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The Wall Hardcover – June 4, 2013
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From Publishers Weekly
Thirteen-year old Joshua's circumscribed life in the newly developed and carefully guarded town of Amarias changes when a search for his soccer ball takes him over The Wall. This barrier separates his people from those on the other side, who are, according to his stepfather, "Terrorists! People who want to kill us!" Joshua's discovery of a bulldozed house, a tunnel, and a town so different from his-both in its liveliness and its poverty-along with an act of friendship from a supposed enemy challenge this perspective. Narrating in first-person present tense, Joshua shares his internal struggles and corresponding actions as his growing awareness of contrasting social realities awaken him to a world of nuance, political complexity, and ethical dilemmas. For example, a request from his new friends to water their orchard on his side of The Wall leads Joshua to defy parental limits and government strictures. Throughout this riveting story, which parallels the conflict on Israel's West Bank, adult author Sutcliffe conveys a sense of the moral imperative to bear witness and risk failure in pursuit of justice. Ages 12-up. Agent: Felicity Rubinstein, Lutyens & Rubinstein.
From School Library Journal
Gr 7-10–Drawing from the military and cultural tensions in the West Bank, this is a deeply moving tale about a boy whose life dramatically shifts once he realizes the truth about where he lives. Thirteen-year-old Joshua lives with his mother and stepfather in Amarias, a heavily guarded town with a high wall meant to keep out the militants who presumably live on the other side. While searching for an errant soccer ball, he comes across a tunnel leading underneath the Wall. Realizing that he won't get a glimpse of what lies beyond it until his military conscription in a few years, the curious teen crawls toward the unknown. Upon emerging, Joshua is chased by boys who are intent on harming him. Risking her own life, Leila offers Joshua refuge in her home and later leads him safely back to the tunnel. From this point on, the novel takes on a decidedly existential tone; Joshua is crippled with guilt over his inability to help Leila overcome her many hardships. He also struggles to reconcile his parents' firmly held ideas about the “militants” with the girl who saved him. Joshua's feelings lead him to make several well-meaning choices that do more harm than good for Leila and her family. His tenuous relationship with his stepfather worsens, culminating in a terrifying standoff. Through brilliant pacing and a relatable protagonist, Sutcliffe sensitively portrays the brutal realities of military occupation. For those wishing to understand more about the West Bank, there is a helpful author's note with suggested readings. Recommend with Elizabeth Laird's A Little Piece of Ground (Haymarket, 2006) and Michael Morpurgo's Shadow (Feiwel & Friends, 2012) to readers interested in learning more about conflicts in the Middle East.–Lalitha Nataraj, Escondido Public Library, CAα(c) Copyright 2013. Library Journals LLC, a wholly owned subsidiary of Media Source, Inc. No redistribution permitted.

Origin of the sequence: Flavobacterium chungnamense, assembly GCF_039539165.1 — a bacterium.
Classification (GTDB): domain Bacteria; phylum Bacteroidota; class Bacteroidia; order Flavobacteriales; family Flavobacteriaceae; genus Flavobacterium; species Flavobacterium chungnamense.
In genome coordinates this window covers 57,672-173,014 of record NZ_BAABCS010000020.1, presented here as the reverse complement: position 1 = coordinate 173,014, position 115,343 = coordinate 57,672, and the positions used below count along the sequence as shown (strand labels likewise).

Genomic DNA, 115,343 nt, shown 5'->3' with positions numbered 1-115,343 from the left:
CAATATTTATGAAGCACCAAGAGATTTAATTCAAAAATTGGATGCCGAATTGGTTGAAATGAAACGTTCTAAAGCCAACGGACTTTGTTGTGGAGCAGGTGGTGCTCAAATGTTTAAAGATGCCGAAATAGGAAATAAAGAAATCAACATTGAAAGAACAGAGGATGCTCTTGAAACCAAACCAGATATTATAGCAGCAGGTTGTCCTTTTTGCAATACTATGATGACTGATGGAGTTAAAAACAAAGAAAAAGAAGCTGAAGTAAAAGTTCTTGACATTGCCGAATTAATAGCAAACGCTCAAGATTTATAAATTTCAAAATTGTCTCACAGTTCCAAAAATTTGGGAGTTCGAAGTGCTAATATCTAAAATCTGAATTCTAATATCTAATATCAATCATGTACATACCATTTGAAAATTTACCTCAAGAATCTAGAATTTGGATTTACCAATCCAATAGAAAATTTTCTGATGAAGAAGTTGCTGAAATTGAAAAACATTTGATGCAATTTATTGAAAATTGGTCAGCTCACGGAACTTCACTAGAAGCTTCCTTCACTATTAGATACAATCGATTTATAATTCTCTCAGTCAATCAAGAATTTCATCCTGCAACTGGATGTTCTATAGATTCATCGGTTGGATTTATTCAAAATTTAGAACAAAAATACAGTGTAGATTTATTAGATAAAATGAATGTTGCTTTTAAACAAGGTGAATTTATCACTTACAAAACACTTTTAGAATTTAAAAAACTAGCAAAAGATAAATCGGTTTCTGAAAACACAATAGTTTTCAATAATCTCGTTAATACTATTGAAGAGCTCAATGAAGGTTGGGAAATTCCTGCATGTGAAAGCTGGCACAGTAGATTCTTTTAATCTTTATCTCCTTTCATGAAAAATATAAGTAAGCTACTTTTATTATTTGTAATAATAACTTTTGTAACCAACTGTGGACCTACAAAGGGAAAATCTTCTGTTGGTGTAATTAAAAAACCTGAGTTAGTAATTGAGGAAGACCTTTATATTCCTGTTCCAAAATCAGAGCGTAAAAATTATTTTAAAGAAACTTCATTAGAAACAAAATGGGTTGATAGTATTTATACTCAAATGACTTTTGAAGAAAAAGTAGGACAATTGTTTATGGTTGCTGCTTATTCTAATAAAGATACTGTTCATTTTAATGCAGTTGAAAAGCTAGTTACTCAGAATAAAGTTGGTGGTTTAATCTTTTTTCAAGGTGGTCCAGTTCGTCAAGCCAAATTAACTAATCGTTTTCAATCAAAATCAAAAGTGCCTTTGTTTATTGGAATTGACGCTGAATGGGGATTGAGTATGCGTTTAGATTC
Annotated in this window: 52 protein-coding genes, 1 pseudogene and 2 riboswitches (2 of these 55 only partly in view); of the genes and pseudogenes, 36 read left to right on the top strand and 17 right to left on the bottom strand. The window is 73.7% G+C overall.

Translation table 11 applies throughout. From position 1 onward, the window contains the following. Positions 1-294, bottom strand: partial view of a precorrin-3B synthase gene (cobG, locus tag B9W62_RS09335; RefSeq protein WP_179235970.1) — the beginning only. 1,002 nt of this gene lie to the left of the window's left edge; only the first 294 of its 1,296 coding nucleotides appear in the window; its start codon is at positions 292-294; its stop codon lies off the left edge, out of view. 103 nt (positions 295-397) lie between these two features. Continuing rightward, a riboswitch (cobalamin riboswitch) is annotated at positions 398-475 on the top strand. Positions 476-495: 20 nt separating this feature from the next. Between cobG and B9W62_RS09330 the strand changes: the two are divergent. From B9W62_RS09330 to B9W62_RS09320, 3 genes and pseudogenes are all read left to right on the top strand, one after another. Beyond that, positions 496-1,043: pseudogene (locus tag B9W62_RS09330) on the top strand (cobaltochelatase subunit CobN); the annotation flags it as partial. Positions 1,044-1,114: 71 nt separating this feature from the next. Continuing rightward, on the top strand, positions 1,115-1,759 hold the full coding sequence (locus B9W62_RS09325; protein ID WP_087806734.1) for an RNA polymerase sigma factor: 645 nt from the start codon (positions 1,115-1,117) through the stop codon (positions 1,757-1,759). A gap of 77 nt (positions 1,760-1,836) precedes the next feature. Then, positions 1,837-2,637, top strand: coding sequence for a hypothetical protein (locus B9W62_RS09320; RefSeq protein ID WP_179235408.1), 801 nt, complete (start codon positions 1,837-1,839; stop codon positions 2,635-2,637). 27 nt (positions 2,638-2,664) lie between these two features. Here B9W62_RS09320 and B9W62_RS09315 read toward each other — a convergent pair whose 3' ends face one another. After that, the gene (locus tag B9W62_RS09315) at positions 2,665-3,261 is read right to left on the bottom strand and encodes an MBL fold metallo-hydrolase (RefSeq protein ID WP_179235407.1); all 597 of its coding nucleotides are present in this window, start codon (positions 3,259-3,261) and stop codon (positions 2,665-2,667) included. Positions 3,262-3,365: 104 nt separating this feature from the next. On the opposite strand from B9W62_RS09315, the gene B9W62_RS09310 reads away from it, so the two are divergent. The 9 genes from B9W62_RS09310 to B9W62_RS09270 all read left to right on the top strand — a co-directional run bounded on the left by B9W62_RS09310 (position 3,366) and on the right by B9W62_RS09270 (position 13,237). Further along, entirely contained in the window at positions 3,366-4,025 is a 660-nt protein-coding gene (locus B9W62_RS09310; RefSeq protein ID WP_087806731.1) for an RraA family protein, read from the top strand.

Top customer reviews
Although this review focuses on questions and criticisms, I definitely recommend THE WALL. It provides a view of the mentalities of two neighboring but antagonistic societies, particularly of the settlers living on usurped land. While the people whose land they have taken understandably resent them but can take little action, the settlers are obsessed by the official dogma that they are under mortal threat from barbarous enemies. Mr. Sutcliffe has done well to highlight the intractable problems posed by the Israeli settlements on Palestinian land.
The plot line, briefly: Joshua is an Israeli boy living in the settlement and unhappy at home because of conflict with his brutal stepfather. He discovers a tunnel under the high "separation wall" that his government has built between the two communities. Exploring the tunnel, he emerges in the Palestinian village, runs into trouble, and is helped by a Palestinian girl. Feeling indebted to her, he goes back--and finds himself agreeing to care for her family's olive trees. His actions are discovered, but Joshua makes one more attempt to reach the family, which leads to a final crisis and a life-changing decision.
The dynamics of this dysfunctional settler family are compelling. While Joshua's intense dislike of the stepfather rings true, glimpses of the man's rigid personality, reflecting a paranoid group mentality, provide some understanding for him as well.
Basic questions, however, get in the way of the story's credibility. Who dug that tunnel, and how did they do it? And why? I found no clues. Why would Joshua take off his shoes when working in the stony soil of the olive grove? It makes him vulnerable to anyone who might steal the shoes. Why, with his well-indoctrinated fear of Palestinians, does Joshua so easily begin to identify with the Palestinian family? And who are these marauding teenage thugs in the village? That detail doesn't sound likely.
Above all, is this a credible 13-year-old boy? He tells his story in present tense, which provides immediacy and is effective in describing episodes of danger. But his highly sophisticated language, his feelings for his mother and the Palestinian girl, and his astonishing courage and physical strength strike me as much more believable for a youth of 18, or even 15, than a kid of thirteen. In short, I couldn't quite trust Joshua--and I wanted to.
Nonetheless, this is a book well worth reading, not only for the insights it provides into a major problem-area in the whole Israel-Arab conflict, but because in places, especially scenes of extreme suspense, the author's literary skills are excitingly impressive.